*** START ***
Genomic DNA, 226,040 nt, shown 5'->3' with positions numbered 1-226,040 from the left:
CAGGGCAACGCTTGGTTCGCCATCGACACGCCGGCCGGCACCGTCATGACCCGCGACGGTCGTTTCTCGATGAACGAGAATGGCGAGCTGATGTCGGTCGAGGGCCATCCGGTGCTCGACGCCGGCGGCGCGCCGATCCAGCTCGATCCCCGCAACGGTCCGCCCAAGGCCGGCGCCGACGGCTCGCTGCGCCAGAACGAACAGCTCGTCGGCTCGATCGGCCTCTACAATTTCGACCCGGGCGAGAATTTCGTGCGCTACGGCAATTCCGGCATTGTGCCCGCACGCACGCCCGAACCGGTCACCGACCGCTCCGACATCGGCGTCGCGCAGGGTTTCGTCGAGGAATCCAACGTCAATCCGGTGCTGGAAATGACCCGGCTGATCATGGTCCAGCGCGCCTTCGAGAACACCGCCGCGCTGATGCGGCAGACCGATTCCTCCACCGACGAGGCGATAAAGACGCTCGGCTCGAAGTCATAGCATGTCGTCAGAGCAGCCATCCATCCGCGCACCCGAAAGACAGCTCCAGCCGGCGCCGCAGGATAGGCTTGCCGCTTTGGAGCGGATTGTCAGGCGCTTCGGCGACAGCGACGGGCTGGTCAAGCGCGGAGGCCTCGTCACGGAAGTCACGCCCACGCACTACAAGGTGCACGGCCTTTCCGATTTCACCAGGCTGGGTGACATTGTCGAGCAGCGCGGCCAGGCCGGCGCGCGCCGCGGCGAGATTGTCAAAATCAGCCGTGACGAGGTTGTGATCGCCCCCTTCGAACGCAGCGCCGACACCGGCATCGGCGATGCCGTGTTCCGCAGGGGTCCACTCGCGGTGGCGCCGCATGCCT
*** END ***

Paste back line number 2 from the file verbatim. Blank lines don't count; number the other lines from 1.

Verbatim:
CAGGGCAACGCTTGGTTCGCCATCGACACGCCGGCCGGCACCGTCATGACCCGCGACGGTCGTTTCTCGATGAACGAGAATGGCGAGCTGATGTCGGTCGAGGGCCATCCGGTGCTCGACGCCGGCGGCGCGCCGATCCAGCTCGATCCCCGCAACGGTCCGCCCAAGGCCGGCGCCGACGGCTCGCTGCGCCAGAACGAACAGCTCGTCGGCTCGATCGGCCTCTACAATTTCGACCCGGGCGAGAATTTCGTGCGCTACGGCAATTCCGGCATTGTGCCCGCACGCACGCCCGAACCGGTCACCGACCGCTCCGACATCGGCGTCGCGCAGGGTTTCGTCGAGGAATCCAACGTCAATCCGGTGCTGGAAATGACCCGGCTGATCATGGTCCAGCGCGCCTTCGAGAACACCGCCGCGCTGATGCGGCAGACCGATTCCTCCACCGACGAGGCGATAAAGACGCTCGGCTCGAAGTCATAGCATGTCGTCAGAGCAGCCATCCATCCGCGCACCCGAAAGACAGCTCCAGCCGGCGCCGCAGGATAGGCTTGCCGCTTTGGAGCGGATTGTCAGGCGCTTCGGCGACAGCGACGGGCTGGTCAAGCGCGGAGGCCTCGTCACGGAAGTCACGCCCACGCACTACAAGGTGCACGGCCTTTCCGATTTCACCAGGCTGGGTGACATTGTCGAGCAGCGCGGCCAGGCCGGCGCGCGCCGCGGCGAGATTGTCAAAATCAGCCGTGACGAGGTTGTGATCGCCCCCTTCGAACGCAGCGCCGACACCGGCATCGGCGATGCCGTGTTCCGCAGGGGTCCACTCGCGGTGGCGCCGCATGCCT